We did a survey to see what matters most to people when deciding what is most important after salary.
And the winner is Work-Life Balance.
Here are all the results of our poll:
For what reason would you take a new job if money was not in play?
- Better work-life balance 46%
- Remote work 29%
- Compatibility with life values 11%
- Ideas valued by management 14%
Interestingly, in our poll Remote Work came in second, so with no commute time, potentially greater flexibility, and many workers reporting they are working more when they work remotely and/or from home, it is essentially a subset work life balance.
Those two reasons make work-life balance 75% of what matters to the workforce SC Staffing & Consulting sampled.
A Rescuetime Survey in May 2020 showed that 92% of the surveyed workers regularly worked on weekends and evenings, before the pandemic, which matches the concerns of our followers today, during COVID.
According to a report from ADP “… those working remotely are more likely to say they have longer days due to COVID (39%) compared to on-site workers (21%).”
Working remotely offers flexibility but employees need to learn how to make the most of that flexibility by managing it effectively.
What is balance anyway?
The balance is an ongoing concern, not a one and done. It is a part of the cycle of life. It should be tuned regularly.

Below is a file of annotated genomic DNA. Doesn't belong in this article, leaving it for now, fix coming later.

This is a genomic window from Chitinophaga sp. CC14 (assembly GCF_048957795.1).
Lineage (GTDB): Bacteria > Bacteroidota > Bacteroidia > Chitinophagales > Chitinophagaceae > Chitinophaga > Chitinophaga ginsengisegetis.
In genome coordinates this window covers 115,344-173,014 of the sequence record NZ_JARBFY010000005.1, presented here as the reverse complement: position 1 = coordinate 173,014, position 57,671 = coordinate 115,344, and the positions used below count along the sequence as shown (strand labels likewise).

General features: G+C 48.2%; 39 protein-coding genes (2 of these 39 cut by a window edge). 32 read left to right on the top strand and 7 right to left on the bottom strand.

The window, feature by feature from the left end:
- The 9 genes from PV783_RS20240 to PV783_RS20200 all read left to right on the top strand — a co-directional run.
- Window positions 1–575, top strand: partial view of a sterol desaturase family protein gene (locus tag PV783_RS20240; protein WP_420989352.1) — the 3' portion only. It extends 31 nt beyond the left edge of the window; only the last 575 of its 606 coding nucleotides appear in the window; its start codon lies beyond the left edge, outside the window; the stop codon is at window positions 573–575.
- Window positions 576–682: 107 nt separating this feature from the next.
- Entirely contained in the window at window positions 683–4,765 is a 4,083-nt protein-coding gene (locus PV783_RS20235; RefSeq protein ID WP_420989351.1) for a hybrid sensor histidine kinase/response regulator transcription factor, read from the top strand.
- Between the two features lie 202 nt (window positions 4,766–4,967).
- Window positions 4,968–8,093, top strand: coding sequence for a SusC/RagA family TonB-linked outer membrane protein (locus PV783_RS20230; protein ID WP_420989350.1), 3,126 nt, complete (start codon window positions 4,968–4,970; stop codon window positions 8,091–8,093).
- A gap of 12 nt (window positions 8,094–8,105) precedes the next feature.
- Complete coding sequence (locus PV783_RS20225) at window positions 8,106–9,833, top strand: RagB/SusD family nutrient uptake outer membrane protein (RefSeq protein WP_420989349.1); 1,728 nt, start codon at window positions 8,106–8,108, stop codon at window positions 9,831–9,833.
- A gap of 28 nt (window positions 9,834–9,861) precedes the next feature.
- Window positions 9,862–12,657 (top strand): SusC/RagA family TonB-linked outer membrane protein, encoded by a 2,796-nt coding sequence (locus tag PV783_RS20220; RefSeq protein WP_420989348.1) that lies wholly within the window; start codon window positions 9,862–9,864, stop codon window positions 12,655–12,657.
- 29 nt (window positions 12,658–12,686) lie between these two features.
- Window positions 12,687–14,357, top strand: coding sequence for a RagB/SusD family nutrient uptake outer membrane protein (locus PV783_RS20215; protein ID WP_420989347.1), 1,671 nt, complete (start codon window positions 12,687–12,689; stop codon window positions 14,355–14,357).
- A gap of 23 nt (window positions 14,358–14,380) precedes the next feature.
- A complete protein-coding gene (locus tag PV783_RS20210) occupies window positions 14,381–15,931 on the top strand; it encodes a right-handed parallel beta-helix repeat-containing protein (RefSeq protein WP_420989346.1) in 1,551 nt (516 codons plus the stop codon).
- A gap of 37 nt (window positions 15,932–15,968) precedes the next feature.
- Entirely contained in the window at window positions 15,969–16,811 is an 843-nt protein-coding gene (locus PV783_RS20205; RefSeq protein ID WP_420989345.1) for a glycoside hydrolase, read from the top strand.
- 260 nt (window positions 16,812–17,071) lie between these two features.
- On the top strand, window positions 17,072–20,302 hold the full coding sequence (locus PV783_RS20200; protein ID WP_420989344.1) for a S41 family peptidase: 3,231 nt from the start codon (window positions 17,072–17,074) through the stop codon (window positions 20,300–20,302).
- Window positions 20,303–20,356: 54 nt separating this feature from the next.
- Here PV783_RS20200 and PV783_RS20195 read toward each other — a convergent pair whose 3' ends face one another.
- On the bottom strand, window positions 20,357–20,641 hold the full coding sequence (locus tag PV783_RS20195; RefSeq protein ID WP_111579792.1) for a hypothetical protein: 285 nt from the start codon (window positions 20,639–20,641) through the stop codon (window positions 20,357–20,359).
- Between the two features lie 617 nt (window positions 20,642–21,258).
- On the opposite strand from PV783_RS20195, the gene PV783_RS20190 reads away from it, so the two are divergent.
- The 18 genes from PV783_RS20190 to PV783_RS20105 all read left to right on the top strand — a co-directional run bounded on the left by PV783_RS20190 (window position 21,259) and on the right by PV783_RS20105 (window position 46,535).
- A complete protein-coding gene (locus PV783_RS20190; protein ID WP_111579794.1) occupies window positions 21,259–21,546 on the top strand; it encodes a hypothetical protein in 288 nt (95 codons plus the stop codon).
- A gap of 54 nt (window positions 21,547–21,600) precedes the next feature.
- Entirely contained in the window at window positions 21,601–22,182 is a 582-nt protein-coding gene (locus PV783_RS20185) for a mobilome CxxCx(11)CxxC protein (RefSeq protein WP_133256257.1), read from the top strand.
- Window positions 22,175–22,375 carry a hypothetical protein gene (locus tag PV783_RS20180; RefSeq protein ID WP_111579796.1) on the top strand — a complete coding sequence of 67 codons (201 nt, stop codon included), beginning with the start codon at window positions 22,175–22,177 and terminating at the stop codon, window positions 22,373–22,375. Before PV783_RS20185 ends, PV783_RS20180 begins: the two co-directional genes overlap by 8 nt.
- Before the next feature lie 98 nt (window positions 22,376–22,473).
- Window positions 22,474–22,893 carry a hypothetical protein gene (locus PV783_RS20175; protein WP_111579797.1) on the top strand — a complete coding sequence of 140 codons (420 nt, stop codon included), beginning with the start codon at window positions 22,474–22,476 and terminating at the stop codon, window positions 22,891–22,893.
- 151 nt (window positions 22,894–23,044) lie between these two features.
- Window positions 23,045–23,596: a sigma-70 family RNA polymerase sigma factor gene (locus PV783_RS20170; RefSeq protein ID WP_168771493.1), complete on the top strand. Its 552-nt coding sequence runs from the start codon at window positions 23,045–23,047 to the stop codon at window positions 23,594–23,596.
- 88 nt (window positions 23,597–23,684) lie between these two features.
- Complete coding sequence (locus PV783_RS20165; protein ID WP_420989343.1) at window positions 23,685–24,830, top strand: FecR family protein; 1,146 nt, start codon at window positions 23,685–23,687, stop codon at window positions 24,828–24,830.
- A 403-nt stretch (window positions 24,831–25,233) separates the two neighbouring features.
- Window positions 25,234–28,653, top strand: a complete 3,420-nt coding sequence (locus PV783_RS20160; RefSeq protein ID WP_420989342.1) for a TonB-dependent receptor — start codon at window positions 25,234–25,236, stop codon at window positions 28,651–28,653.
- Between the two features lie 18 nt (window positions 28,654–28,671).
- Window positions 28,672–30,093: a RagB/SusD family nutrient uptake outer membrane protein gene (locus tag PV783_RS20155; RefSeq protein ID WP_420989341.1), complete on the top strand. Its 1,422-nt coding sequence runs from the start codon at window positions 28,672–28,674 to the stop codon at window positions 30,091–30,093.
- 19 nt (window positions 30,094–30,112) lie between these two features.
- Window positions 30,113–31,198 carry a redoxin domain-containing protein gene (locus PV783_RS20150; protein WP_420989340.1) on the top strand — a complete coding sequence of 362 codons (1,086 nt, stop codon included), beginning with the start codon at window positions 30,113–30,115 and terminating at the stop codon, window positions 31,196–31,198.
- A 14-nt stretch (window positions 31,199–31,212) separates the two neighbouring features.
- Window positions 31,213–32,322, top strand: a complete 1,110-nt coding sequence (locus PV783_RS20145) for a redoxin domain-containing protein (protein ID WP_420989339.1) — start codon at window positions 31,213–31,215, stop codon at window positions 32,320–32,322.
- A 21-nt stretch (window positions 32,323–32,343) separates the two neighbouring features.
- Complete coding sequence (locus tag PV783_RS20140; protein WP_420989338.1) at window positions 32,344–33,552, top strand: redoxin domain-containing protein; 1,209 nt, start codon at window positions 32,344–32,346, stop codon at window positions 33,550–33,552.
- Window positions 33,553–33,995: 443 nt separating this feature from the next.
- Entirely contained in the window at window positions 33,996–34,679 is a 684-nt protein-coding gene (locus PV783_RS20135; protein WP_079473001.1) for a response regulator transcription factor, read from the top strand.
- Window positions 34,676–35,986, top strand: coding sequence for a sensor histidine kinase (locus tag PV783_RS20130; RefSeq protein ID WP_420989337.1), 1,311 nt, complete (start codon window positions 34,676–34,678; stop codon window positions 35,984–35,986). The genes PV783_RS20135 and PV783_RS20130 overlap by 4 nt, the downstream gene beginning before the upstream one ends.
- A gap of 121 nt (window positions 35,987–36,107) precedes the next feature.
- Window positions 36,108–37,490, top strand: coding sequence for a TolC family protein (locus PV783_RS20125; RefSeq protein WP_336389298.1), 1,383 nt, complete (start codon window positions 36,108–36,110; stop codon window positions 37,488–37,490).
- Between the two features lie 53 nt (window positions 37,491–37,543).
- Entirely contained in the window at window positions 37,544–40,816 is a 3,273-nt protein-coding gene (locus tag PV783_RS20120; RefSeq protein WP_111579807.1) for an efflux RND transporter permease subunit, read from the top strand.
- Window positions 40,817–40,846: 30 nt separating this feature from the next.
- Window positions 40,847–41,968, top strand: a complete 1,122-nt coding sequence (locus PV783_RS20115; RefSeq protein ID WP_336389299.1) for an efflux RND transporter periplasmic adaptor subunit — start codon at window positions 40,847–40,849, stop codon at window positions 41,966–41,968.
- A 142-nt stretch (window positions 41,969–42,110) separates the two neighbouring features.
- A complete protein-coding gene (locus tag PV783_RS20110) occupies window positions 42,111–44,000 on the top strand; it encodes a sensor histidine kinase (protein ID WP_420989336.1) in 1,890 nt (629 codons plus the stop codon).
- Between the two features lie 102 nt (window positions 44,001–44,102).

We need to earn money, so we want to work. To earn enough money most of us need to work about 40 hours a week, it seems. Add in 49 hours of sleep per week, 5 hours commute per week, that leaves 74 hours of free time. 74 hours to eat, watch a movie, read, do laundry, socialize, drive the kids around, TikTok, and have a hobby. It does seem as if those hours could create a good balance.
Perception of balance
A reality check is important. What factors contribute to good work-life balance?
- If you love your job, thoroughly and completely -hours, commute, tasks- it may not be something you ponder.
- If you are somewhere in the middle -some days you love your job, some days not- you may feel that there is a good balance most of the time.
- If your job doesn’t suit you well, you may feel you don’t have a good work-life balance regardless of actual hours in the job remote, at home, hybrid, or on-site.
How much you like your job and time spent equals your job satisfaction.
Overall job satisfaction in 2020 was 56.9 percent according to The Conference Board’s latest Job Satisfaction Report.
If you are a hiring manager or an HR professional those things we think of as employee perks like flexibility can be priceless, and the thing that keeps your employees as happy as can be in their job. Some things you might want to consider, employees can’t check their emails after 5:00 or weekends. Employees must take a week vacation, meaning five days out of the office. (This would be good for audit purposes also).
As an employee, if you’re struggling with work-life balance think about these things.
- Engage a mentor, hire a coach – Outside objective advice can shine a light on things you weren’t focusing on.
- Set strict boundaries – When you are working from home a lot, don’t let the workday bleed into your off hours.
- Consider a new career – It’s The Great Resignation, right? However, consider what exactly you want to change about your role. Would working from home actually more balance in your life? Or do you need to change your career trajectory? Balance can’t happen if you aren’t positively engaged in your job.